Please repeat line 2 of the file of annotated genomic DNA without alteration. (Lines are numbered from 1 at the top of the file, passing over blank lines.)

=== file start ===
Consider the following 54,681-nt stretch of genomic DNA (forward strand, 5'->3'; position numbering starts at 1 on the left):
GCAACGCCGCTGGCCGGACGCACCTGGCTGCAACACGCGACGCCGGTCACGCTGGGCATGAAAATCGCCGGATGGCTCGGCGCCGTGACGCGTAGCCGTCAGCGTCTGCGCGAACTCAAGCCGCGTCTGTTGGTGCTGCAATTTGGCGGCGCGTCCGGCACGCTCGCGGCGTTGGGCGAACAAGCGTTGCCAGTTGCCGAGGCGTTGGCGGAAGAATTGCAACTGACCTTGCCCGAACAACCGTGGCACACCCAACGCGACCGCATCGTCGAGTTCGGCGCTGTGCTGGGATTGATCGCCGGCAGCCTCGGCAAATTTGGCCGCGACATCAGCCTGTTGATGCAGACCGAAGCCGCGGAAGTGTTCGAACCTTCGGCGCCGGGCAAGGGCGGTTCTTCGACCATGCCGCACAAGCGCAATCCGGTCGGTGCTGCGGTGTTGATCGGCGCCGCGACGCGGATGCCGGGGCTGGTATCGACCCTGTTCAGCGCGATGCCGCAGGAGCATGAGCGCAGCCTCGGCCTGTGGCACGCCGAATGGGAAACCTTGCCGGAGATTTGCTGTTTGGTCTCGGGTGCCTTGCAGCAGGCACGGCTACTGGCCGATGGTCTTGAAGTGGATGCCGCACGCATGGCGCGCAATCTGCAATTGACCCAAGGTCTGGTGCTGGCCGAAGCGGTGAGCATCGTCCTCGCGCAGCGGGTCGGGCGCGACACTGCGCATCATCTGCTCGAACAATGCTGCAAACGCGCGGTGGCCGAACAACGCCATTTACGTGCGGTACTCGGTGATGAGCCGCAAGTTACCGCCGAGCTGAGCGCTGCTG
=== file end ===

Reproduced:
GCAACGCCGCTGGCCGGACGCACCTGGCTGCAACACGCGACGCCGGTCACGCTGGGCATGAAAATCGCCGGATGGCTCGGCGCCGTGACGCGTAGCCGTCAGCGTCTGCGCGAACTCAAGCCGCGTCTGTTGGTGCTGCAATTTGGCGGCGCGTCCGGCACGCTCGCGGCGTTGGGCGAACAAGCGTTGCCAGTTGCCGAGGCGTTGGCGGAAGAATTGCAACTGACCTTGCCCGAACAACCGTGGCACACCCAACGCGACCGCATCGTCGAGTTCGGCGCTGTGCTGGGATTGATCGCCGGCAGCCTCGGCAAATTTGGCCGCGACATCAGCCTGTTGATGCAGACCGAAGCCGCGGAAGTGTTCGAACCTTCGGCGCCGGGCAAGGGCGGTTCTTCGACCATGCCGCACAAGCGCAATCCGGTCGGTGCTGCGGTGTTGATCGGCGCCGCGACGCGGATGCCGGGGCTGGTATCGACCCTGTTCAGCGCGATGCCGCAGGAGCATGAGCGCAGCCTCGGCCTGTGGCACGCCGAATGGGAAACCTTGCCGGAGATTTGCTGTTTGGTCTCGGGTGCCTTGCAGCAGGCACGGCTACTGGCCGATGGTCTTGAAGTGGATGCCGCACGCATGGCGCGCAATCTGCAATTGACCCAAGGTCTGGTGCTGGCCGAAGCGGTGAGCATCGTCCTCGCGCAGCGGGTCGGGCGCGACACTGCGCATCATCTGCTCGAACAATGCTGCAAACGCGCGGTGGCCGAACAACGCCATTTACGTGCGGTACTCGGTGATGAGCCGCAAGTTACCGCCGAGCTGAGCGCTGCTG